9 Sheet 9 of 15 The State Location and Design Engineer will review the package and either provide a recommendation of approval to the Deputy Chief Engineer, send back to the District Location and Design Engineer for further work or deny the request. Final VDOT approval of the request rests with the VDOT Deputy Chief Engineer. REQUEST PROCEDURES State DOTs are required to submit requests for proposed changes in access to their FHWA Division Office for review and action under 23 U.S.C. 106 and 111, and 23 CFR 625.2(a). The FHWA Division Office will ensure that all requests for changes in access contain sufficient information, as required in this policy, to allow FHWA to independently evaluate and act on the request. Report Organization The Contents of Request shall follow the format shown below. Please reference FHWA s Interstate System Access Information Guide for specific information. Executive Summary Describe the access point revision being submitted and why it is needed. Brief summary of the report I. Introduction A. Background B. Purpose C. Project Location II. Methodology A. Summarize the methodology and all assumptions used to develop the request. III. Existing Conditions A. Demographics B. Existing Land Use C. Existing Roadway Network D. Alternative Travel Modes E. Interchanges F. Existing Data G. Operational Performance H. Existing Safety Conditions I. Existing Environmental Constraints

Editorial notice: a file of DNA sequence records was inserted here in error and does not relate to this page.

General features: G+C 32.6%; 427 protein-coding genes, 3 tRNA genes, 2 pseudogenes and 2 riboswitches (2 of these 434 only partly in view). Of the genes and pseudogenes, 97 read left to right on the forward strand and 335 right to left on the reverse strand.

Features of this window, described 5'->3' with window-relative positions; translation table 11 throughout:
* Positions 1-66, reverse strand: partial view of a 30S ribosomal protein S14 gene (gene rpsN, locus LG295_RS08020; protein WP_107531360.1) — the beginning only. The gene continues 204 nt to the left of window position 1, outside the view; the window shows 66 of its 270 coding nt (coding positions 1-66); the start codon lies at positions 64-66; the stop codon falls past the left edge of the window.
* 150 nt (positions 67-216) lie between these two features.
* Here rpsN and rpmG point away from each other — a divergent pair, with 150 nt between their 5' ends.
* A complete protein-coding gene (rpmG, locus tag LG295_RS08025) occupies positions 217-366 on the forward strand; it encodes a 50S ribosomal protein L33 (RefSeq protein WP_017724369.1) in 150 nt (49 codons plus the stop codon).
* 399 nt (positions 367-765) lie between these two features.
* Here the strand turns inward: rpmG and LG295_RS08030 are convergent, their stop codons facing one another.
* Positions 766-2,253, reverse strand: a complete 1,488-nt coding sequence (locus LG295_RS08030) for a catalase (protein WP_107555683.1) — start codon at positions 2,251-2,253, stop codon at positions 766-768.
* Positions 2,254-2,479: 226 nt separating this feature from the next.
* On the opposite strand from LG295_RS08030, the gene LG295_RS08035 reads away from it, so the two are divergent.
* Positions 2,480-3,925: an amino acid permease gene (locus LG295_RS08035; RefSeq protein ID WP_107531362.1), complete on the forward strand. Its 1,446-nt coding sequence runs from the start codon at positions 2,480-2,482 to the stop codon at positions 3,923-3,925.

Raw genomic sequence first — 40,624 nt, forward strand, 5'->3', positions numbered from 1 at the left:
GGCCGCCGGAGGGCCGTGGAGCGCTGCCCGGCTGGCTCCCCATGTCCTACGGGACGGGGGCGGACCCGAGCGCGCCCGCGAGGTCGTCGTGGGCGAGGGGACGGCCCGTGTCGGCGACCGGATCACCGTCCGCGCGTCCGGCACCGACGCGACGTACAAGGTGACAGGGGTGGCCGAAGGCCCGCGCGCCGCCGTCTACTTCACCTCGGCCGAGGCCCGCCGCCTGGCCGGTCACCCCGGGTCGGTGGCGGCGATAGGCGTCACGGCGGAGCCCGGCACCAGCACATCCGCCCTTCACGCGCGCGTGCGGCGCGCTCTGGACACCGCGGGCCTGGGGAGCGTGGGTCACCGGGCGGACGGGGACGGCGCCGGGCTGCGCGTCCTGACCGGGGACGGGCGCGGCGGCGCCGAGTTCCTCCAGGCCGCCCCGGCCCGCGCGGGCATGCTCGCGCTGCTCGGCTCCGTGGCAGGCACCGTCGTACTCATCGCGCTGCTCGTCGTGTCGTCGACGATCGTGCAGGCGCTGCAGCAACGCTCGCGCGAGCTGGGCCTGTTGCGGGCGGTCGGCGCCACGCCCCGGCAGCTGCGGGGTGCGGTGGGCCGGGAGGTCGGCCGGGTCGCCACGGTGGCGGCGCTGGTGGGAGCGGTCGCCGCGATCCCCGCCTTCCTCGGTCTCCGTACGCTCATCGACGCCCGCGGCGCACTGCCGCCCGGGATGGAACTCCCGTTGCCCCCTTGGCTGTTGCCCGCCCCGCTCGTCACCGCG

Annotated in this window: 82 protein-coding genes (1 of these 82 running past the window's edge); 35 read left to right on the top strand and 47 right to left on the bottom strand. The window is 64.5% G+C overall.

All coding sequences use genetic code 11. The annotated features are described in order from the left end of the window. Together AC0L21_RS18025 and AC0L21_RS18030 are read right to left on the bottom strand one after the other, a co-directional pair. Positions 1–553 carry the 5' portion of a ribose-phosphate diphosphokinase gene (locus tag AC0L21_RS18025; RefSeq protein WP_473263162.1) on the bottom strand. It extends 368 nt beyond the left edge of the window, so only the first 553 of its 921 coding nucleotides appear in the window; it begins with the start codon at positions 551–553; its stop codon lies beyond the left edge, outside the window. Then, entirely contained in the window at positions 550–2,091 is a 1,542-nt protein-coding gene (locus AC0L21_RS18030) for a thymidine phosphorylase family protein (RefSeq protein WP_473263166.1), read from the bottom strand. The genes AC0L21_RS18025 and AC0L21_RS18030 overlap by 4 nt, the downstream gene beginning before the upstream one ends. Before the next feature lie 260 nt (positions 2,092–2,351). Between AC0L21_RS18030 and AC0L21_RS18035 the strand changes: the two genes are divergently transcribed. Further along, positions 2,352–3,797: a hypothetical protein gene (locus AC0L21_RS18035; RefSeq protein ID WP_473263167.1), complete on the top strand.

10 Sheet 10 of 15 IV. Alternatives Considered All alternatives that are considered should be included in the report documentation with evaluation results. At a minimum, the report shall include: A. No-Build Option - Analysis which demonstrates that the existing interchanges and/or local roads and streets in the corridor can neither provide the necessary access nor be improved to reasonably provide a satisfactory level of service (LOS) to accommodate the peak period Design Year traffic demands while at the same time providing the access intended by the proposal. The past three year crash trends indentifying high crash locations which warrant further assessment. Expected design year crashes and severity, using Highway Safety Manual (HSM) methodology where available, shall be documented. Related methods, such as FHWA s Interchange Safety Analysis Tool, may be used until applicable methods are included in the HSM. B. Build Options Analysis which demonstrates that the Build Options provide the necessary access and no significant adverse impacts to the peak period LOS to satisfactorily accommodate the Design Year traffic demands. Design year build options expected crashes and severity will be compared to the No- Build Option using the Highway Safety Manual methods where applicable. Related methods, such as FHWA s Interchange Safety Analysis Tool, may be used until applicable methods are included in the HSM. C. Transportation System Management Options (i.e. HOV, ITS, Ramp Metering, Transit) have been assessed and provided for if currently justified, or provisions are included for accommodating such facilities if a future need is identified. D. Description and Configuration of the existing and proposed interchange access show basic geometry of the proposed interchange. This can be accomplished by an arrow diagram showing the number of lanes for all movements, including ramps and interstate through lanes. (The proposed access must connect to a public road only and must provide for all traffic movements. Less than full interchanges for special purpose access for transit vehicles, for HOV s, or into park and ride lots may be considered on a case-by-case basis.). V. Roadway Geometry A. The proposed access should be designed to meet or exceed current standards in accordance with the AASHTO Green Book, AASHTO Design Standards Interstate System and VDOT Road Design Manual. The applicant will strive to design to the highest design standards possible. Deviations from the information contained in the references above shall be indicated in the body of the report and serve as the basis for possible design exceptions or design waivers. All design exceptions shall require a formal submittal process to VDOT and FHWA (if required). Please refer to IIM-LD-227 for specific details to the exception process.